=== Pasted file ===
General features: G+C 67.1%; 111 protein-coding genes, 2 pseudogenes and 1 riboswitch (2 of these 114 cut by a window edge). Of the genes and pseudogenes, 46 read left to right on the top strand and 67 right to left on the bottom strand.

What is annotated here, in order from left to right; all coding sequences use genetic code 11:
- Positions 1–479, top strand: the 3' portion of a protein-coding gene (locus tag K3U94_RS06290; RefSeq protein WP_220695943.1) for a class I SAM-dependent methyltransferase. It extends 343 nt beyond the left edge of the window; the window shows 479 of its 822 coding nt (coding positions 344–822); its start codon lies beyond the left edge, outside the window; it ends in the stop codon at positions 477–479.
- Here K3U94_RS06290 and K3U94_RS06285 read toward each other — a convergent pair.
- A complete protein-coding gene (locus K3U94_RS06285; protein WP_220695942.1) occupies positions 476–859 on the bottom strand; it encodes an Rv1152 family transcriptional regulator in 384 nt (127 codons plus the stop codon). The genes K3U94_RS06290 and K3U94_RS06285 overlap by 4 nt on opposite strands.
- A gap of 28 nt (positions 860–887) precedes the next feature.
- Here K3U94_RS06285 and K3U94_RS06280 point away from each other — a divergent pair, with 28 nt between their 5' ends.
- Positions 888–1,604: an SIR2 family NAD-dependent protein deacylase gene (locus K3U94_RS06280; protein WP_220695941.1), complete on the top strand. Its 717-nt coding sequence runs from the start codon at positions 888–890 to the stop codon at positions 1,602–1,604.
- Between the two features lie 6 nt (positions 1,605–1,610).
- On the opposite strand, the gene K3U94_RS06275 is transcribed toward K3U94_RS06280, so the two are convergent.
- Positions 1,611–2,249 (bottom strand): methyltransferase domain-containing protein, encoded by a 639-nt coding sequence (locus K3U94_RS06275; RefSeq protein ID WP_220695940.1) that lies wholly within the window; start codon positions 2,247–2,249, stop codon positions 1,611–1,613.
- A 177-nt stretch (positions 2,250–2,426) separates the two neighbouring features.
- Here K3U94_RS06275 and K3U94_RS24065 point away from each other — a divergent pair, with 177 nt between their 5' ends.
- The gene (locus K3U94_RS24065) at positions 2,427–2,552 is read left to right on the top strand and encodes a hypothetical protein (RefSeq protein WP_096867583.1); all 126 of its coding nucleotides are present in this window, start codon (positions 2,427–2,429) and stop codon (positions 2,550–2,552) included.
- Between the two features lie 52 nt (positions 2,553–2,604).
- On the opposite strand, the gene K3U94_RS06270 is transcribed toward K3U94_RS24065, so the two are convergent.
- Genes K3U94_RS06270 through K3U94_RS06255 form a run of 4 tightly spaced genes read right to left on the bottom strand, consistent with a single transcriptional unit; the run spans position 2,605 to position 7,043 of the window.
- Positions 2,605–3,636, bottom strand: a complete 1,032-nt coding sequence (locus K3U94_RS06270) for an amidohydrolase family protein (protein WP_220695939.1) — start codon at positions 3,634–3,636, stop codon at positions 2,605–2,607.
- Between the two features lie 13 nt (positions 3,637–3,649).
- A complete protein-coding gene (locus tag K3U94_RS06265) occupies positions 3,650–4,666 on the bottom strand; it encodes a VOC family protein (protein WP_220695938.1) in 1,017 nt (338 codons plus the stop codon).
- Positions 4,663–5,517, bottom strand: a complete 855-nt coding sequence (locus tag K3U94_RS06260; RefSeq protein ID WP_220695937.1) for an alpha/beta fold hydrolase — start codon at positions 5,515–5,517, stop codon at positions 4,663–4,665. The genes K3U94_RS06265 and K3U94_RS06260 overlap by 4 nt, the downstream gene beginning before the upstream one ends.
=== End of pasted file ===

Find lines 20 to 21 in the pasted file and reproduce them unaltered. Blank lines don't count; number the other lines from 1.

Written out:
- A complete protein-coding gene (locus tag K3U94_RS06265) occupies positions 3,650–4,666 on the bottom strand; it encodes a VOC family protein (protein WP_220695938.1) in 1,017 nt (338 codons plus the stop codon).
- Positions 4,663–5,517, bottom strand: a complete 855-nt coding sequence (locus tag K3U94_RS06260; RefSeq protein ID WP_220695937.1) for an alpha/beta fold hydrolase — start codon at positions 5,515–5,517, stop codon at positions 4,663–4,665. The genes K3U94_RS06265 and K3U94_RS06260 overlap by 4 nt, the downstream gene beginning before the upstream one ends.